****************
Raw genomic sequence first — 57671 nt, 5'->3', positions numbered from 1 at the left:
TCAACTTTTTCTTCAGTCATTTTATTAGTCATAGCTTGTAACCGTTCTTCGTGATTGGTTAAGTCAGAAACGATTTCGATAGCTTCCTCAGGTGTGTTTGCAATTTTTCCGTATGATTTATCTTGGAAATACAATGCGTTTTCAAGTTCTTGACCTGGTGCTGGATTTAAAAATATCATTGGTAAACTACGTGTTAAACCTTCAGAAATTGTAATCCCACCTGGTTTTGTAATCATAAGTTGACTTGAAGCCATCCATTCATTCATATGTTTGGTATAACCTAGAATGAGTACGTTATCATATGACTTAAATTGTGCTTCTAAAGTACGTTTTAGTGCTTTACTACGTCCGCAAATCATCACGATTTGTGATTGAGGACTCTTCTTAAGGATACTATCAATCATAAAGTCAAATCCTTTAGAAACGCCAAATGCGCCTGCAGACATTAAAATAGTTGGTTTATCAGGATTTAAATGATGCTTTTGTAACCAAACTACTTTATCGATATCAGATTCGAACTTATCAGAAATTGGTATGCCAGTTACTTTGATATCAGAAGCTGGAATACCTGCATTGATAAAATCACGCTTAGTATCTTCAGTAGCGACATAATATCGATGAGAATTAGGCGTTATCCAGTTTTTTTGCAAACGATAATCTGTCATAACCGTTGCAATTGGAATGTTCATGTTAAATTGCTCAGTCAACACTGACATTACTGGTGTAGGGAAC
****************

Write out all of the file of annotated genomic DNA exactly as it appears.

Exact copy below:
Raw genomic sequence first — 57671 nt, 5'->3', positions numbered from 1 at the left:
TCAACTTTTTCTTCAGTCATTTTATTAGTCATAGCTTGTAACCGTTCTTCGTGATTGGTTAAGTCAGAAACGATTTCGATAGCTTCCTCAGGTGTGTTTGCAATTTTTCCGTATGATTTATCTTGGAAATACAATGCGTTTTCAAGTTCTTGACCTGGTGCTGGATTTAAAAATATCATTGGTAAACTACGTGTTAAACCTTCAGAAATTGTAATCCCACCTGGTTTTGTAATCATAAGTTGACTTGAAGCCATCCATTCATTCATATGTTTGGTATAACCTAGAATGAGTACGTTATCATATGACTTAAATTGTGCTTCTAAAGTACGTTTTAGTGCTTTACTACGTCCGCAAATCATCACGATTTGTGATTGAGGACTCTTCTTAAGGATACTATCAATCATAAAGTCAAATCCTTTAGAAACGCCAAATGCGCCTGCAGACATTAAAATAGTTGGTTTATCAGGATTTAAATGATGCTTTTGTAACCAAACTACTTTATCGATATCAGATTCGAACTTATCAGAAATTGGTATGCCAGTTACTTTGATATCAGAAGCTGGAATACCTGCATTGATAAAATCACGCTTAGTATCTTCAGTAGCGACATAATATCGATGAGAATTAGGCGTTATCCAGTTTTTTTGCAAACGATAATCTGTCATAACCGTTGCAATTGGAATGTTCATGTTAAATTGCTCAGTCAACACTGACATTACTGGTGTAGGGAAC